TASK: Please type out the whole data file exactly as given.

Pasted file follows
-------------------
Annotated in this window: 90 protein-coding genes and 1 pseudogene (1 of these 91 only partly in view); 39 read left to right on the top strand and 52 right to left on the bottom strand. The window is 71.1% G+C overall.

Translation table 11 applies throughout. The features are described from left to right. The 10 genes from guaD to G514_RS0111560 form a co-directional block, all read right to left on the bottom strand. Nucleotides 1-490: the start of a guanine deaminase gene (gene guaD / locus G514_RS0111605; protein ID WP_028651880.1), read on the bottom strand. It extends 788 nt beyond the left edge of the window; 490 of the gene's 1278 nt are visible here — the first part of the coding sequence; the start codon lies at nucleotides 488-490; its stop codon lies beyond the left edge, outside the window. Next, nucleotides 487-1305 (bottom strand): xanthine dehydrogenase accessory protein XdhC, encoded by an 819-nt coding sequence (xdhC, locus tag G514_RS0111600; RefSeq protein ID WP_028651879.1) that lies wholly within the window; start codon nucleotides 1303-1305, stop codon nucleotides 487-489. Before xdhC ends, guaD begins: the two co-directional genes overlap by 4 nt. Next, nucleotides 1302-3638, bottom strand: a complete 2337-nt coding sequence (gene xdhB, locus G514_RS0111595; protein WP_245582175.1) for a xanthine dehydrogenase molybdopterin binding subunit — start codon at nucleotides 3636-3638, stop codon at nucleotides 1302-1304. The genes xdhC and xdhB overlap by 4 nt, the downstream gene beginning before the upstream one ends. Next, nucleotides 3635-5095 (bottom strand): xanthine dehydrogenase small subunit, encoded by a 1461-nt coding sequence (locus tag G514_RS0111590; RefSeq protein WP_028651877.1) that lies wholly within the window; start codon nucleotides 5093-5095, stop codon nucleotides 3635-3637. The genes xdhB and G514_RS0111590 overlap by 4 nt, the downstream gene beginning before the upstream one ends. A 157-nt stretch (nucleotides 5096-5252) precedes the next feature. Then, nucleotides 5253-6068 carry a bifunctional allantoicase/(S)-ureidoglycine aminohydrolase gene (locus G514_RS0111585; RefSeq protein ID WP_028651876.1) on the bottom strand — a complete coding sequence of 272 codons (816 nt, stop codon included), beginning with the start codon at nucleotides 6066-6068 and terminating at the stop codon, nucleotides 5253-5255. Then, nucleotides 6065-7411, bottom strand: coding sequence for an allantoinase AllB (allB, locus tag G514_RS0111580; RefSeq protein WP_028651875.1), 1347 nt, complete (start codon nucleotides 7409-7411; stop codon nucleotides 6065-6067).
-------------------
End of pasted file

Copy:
Annotated in this window: 90 protein-coding genes and 1 pseudogene (1 of these 91 only partly in view); 39 read left to right on the top strand and 52 right to left on the bottom strand. The window is 71.1% G+C overall.

Translation table 11 applies throughout. The features are described from left to right. The 10 genes from guaD to G514_RS0111560 form a co-directional block, all read right to left on the bottom strand. Nucleotides 1-490: the start of a guanine deaminase gene (gene guaD / locus G514_RS0111605; protein ID WP_028651880.1), read on the bottom strand. It extends 788 nt beyond the left edge of the window; 490 of the gene's 1278 nt are visible here — the first part of the coding sequence; the start codon lies at nucleotides 488-490; its stop codon lies beyond the left edge, outside the window. Next, nucleotides 487-1305 (bottom strand): xanthine dehydrogenase accessory protein XdhC, encoded by an 819-nt coding sequence (xdhC, locus tag G514_RS0111600; RefSeq protein ID WP_028651879.1) that lies wholly within the window; start codon nucleotides 1303-1305, stop codon nucleotides 487-489. Before xdhC ends, guaD begins: the two co-directional genes overlap by 4 nt. Next, nucleotides 1302-3638, bottom strand: a complete 2337-nt coding sequence (gene xdhB, locus G514_RS0111595; protein WP_245582175.1) for a xanthine dehydrogenase molybdopterin binding subunit — start codon at nucleotides 3636-3638, stop codon at nucleotides 1302-1304. The genes xdhC and xdhB overlap by 4 nt, the downstream gene beginning before the upstream one ends. Next, nucleotides 3635-5095 (bottom strand): xanthine dehydrogenase small subunit, encoded by a 1461-nt coding sequence (locus tag G514_RS0111590; RefSeq protein WP_028651877.1) that lies wholly within the window; start codon nucleotides 5093-5095, stop codon nucleotides 3635-3637. The genes xdhB and G514_RS0111590 overlap by 4 nt, the downstream gene beginning before the upstream one ends. A 157-nt stretch (nucleotides 5096-5252) precedes the next feature. Then, nucleotides 5253-6068 carry a bifunctional allantoicase/(S)-ureidoglycine aminohydrolase gene (locus G514_RS0111585; RefSeq protein ID WP_028651876.1) on the bottom strand — a complete coding sequence of 272 codons (816 nt, stop codon included), beginning with the start codon at nucleotides 6066-6068 and terminating at the stop codon, nucleotides 5253-5255. Then, nucleotides 6065-7411, bottom strand: coding sequence for an allantoinase AllB (allB, locus tag G514_RS0111580; RefSeq protein WP_028651875.1), 1347 nt, complete (start codon nucleotides 7409-7411; stop codon nucleotides 6065-6067).